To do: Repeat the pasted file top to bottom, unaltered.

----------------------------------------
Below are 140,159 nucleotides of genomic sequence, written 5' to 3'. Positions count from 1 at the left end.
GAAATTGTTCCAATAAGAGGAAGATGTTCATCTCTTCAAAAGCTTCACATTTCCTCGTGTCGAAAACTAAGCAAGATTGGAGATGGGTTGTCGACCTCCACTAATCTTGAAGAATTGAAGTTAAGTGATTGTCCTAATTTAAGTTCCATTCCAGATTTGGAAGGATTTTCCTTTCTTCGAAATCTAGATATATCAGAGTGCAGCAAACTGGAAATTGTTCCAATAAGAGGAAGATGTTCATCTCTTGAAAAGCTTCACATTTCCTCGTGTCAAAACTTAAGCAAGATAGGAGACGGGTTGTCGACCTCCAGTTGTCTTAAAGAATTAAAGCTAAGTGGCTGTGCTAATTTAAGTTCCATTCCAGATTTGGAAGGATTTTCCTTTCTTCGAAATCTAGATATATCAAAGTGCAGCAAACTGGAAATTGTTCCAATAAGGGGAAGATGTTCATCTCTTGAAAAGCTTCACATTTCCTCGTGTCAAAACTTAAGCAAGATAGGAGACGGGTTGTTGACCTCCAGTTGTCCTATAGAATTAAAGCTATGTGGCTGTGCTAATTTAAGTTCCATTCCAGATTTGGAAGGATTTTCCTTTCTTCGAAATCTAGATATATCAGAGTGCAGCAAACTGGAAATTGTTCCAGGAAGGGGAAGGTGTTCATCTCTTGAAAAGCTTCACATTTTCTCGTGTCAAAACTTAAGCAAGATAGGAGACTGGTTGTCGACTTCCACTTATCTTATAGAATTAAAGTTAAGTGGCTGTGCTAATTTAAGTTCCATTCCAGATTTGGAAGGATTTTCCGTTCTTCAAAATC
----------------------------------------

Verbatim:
Below are 140,159 nucleotides of genomic sequence, written 5' to 3'. Positions count from 1 at the left end.
GAAATTGTTCCAATAAGAGGAAGATGTTCATCTCTTCAAAAGCTTCACATTTCCTCGTGTCGAAAACTAAGCAAGATTGGAGATGGGTTGTCGACCTCCACTAATCTTGAAGAATTGAAGTTAAGTGATTGTCCTAATTTAAGTTCCATTCCAGATTTGGAAGGATTTTCCTTTCTTCGAAATCTAGATATATCAGAGTGCAGCAAACTGGAAATTGTTCCAATAAGAGGAAGATGTTCATCTCTTGAAAAGCTTCACATTTCCTCGTGTCAAAACTTAAGCAAGATAGGAGACGGGTTGTCGACCTCCAGTTGTCTTAAAGAATTAAAGCTAAGTGGCTGTGCTAATTTAAGTTCCATTCCAGATTTGGAAGGATTTTCCTTTCTTCGAAATCTAGATATATCAAAGTGCAGCAAACTGGAAATTGTTCCAATAAGGGGAAGATGTTCATCTCTTGAAAAGCTTCACATTTCCTCGTGTCAAAACTTAAGCAAGATAGGAGACGGGTTGTTGACCTCCAGTTGTCCTATAGAATTAAAGCTATGTGGCTGTGCTAATTTAAGTTCCATTCCAGATTTGGAAGGATTTTCCTTTCTTCGAAATCTAGATATATCAGAGTGCAGCAAACTGGAAATTGTTCCAGGAAGGGGAAGGTGTTCATCTCTTGAAAAGCTTCACATTTTCTCGTGTCAAAACTTAAGCAAGATAGGAGACTGGTTGTCGACTTCCACTTATCTTATAGAATTAAAGTTAAGTGGCTGTGCTAATTTAAGTTCCATTCCAGATTTGGAAGGATTTTCCGTTCTTCAAAATC